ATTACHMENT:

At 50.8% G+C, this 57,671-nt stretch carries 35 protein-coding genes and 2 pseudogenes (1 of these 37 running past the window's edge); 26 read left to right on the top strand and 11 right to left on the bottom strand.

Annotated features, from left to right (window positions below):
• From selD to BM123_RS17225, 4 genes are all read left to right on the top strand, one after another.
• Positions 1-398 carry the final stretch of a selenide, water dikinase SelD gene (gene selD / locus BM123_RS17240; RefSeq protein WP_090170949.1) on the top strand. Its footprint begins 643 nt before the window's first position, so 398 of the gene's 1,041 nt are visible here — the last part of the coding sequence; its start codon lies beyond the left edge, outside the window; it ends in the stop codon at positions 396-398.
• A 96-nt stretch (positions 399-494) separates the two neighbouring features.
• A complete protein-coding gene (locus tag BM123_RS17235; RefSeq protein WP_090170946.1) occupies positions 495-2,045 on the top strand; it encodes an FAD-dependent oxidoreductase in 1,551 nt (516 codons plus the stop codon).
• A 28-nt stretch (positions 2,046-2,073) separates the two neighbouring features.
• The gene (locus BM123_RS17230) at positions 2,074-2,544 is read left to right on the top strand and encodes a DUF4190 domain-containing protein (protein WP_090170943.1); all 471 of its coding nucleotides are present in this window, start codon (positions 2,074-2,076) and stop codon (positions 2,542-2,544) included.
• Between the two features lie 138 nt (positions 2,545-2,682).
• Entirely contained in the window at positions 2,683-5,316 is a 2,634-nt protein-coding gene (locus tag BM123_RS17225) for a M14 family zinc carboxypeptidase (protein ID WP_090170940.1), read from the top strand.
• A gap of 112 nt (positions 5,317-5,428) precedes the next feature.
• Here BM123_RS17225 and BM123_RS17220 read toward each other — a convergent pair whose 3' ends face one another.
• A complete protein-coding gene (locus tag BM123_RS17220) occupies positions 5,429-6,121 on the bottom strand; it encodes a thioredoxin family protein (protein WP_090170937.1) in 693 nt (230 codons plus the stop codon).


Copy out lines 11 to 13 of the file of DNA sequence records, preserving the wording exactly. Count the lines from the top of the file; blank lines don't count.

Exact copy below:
• A gap of 112 nt (positions 5,317-5,428) precedes the next feature.
• Here BM123_RS17225 and BM123_RS17220 read toward each other — a convergent pair whose 3' ends face one another.
• A complete protein-coding gene (locus tag BM123_RS17220) occupies positions 5,429-6,121 on the bottom strand; it encodes a thioredoxin family protein (protein WP_090170937.1) in 693 nt (230 codons plus the stop codon).